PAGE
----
Civil Aviation Seen Taking Off in Kazakhstan

ASTANA – In a recent interview, the chairperson of the Interstate Aviation Committee (IAC), which oversees civil aviation in the Commonwealth of Independent States, said Kazakhstan’s civil aviation has seen strong development since the country gained independence.


The civil aviation of Kazakhstan meets international standarts after its full modernization.

“Kazakhstan has been in the structure of the Interstate Aviation Committee since its establishment in 1991. President Nursultan Nazarbayev was one of the initiators of establishing the organisation. Obviously, many changes have taken place in the sphere of civil aviation over the years; I would even say that aviation itself has changed. Now, we have modern planes and airports, a high level of service and flight safety – that is the most important. In my opinion, the infrastructure of civil aviation in Kazakhstan has been dynamically developing over recent years,” Tatyana Anodina, doctor of engineering, professor, winner of the E. Warner Award of International Civil Aviation and chairperson of the Interstate Aviation Committee, said during a recent interview in which she discussed the prospects and level of development of aviation in Kazakhstan.

Dr. Anodina also noted several issues which it would benefit civil aviation to solve: “It is not a secret that the acceptance rate of airports has been a problem for aviation in Kazakhstan, and so it remains. It slows down the process of development of regional-level and international-level flights. As far as I know, the government of the country has already set a task to double the acceptance rates of the airports of Astana and Almaty over the course of two years. Besides, all regional airports are expected to meet the international standards (IATA Safety Audit for Ground Operations) ISAGO.”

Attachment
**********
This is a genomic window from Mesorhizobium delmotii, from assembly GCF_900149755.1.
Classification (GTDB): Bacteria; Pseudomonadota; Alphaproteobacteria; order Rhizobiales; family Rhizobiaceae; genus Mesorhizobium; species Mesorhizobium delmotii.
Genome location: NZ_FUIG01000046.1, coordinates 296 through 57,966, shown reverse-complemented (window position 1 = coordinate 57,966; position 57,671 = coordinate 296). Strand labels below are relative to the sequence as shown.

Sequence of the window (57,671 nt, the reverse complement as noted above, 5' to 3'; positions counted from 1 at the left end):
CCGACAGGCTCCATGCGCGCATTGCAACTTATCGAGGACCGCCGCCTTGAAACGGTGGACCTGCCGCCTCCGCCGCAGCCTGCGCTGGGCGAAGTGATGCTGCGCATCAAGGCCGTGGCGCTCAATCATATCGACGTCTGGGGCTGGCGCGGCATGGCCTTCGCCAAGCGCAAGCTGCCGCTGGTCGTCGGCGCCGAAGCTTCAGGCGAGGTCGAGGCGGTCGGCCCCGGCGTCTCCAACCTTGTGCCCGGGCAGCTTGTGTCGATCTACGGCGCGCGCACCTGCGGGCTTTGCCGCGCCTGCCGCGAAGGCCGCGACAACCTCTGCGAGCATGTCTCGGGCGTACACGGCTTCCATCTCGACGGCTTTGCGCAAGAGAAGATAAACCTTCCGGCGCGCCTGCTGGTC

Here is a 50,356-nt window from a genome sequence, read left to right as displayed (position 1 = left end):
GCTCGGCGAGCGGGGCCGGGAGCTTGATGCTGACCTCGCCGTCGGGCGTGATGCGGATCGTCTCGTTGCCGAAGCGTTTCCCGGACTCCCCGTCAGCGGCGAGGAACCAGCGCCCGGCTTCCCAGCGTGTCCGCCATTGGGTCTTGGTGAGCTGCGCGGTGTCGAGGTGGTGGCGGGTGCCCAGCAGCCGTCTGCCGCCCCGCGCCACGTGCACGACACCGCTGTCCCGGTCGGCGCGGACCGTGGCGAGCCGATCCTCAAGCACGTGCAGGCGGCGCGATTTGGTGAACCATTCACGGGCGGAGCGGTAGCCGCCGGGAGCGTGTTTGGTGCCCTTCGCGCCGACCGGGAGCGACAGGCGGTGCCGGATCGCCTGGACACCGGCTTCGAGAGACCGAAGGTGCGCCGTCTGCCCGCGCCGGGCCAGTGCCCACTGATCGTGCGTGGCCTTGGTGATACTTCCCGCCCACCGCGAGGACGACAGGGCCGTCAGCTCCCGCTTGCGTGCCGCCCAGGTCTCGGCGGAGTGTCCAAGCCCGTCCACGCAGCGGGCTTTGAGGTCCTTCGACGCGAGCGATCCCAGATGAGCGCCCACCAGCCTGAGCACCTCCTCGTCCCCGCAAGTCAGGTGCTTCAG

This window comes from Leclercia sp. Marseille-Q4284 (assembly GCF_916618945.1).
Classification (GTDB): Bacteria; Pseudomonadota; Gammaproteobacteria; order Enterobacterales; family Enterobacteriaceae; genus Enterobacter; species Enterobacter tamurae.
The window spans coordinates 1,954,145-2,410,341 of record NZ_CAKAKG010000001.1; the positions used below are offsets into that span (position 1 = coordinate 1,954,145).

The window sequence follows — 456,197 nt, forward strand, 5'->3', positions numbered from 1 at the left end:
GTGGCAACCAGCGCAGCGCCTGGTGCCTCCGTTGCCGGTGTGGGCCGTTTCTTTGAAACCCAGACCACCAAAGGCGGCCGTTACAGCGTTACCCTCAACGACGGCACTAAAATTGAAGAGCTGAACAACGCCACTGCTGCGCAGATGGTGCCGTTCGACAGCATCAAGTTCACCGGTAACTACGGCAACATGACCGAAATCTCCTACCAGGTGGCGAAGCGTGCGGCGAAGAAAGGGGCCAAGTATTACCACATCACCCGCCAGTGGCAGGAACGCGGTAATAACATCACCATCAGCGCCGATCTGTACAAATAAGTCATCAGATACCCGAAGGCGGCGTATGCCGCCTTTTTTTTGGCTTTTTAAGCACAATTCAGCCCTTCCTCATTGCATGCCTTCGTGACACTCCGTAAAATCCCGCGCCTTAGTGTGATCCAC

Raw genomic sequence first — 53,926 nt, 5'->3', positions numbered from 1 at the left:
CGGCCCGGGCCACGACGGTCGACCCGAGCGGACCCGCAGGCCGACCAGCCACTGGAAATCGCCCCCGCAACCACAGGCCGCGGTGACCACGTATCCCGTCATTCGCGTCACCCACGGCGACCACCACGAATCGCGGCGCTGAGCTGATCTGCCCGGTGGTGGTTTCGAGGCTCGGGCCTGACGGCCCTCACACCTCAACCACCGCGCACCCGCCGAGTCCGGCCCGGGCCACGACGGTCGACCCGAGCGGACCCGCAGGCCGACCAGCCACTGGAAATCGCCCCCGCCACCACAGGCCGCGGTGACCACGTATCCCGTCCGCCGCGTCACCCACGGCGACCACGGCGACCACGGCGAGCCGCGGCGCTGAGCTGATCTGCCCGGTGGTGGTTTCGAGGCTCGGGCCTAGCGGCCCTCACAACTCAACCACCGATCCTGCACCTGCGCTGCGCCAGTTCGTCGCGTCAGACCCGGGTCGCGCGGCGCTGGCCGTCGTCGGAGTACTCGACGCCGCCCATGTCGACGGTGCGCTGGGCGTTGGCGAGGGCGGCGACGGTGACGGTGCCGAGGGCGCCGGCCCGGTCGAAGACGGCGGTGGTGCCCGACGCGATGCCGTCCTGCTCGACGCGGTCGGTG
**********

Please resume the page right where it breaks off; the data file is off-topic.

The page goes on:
Anodina’s organisation certifies aircraft, airports and air companies; maintains an aviation register and investigates air transport accidents. It has already investigated 550 air accidents in 76 countries.

“The winds of change have brought only good and progress to Kazakhstan when it comes to aviation,” she continued. “Radical changes have affected all areas of the country’s civil aviation. For example, Astana and Almaty airports were certified by the IAC for all-weather flights in accordance with the third category of the ICAO [International Civil Aviation Organisation]. Air terminals were built, service culture improved as well as navigation and air traffic control facilities were constructed.”

She also underlined that at present, the government of Kazakhstan is setting even more ambitious goals to equip and certify all the nation’s airports in accordance with ICAO standards.

She has also noted the new human capital in the field. “A new generation of aviation professionals has been trained at the National Academy of Civil Aviation in Almaty. I know that the government plans to allocate more than three billion tenge for the training of specialists in this sphere. The IAC also contributed to preparing Kazakhstan’s specialists in the sphere of flight safety within the ICAO-MAC international project, in which the United States, EU countries, Russia, Kazakhstan and others are taking part.”

Overall, civil aviation in Kazakhstan has undergone many changes over the past two years, particularly in removing planes that didn’t meet safety requirements from operation. Kazakhstan also completed the process of improving and re-equipping air traffic control centres with modern systems meeting international standards.

“The civil aviation of Kazakhstan is expected to keep this pace of development, taking into account the measures put in place by the President and the government of the country for its continuous support,” Dr. Anodina concluded.

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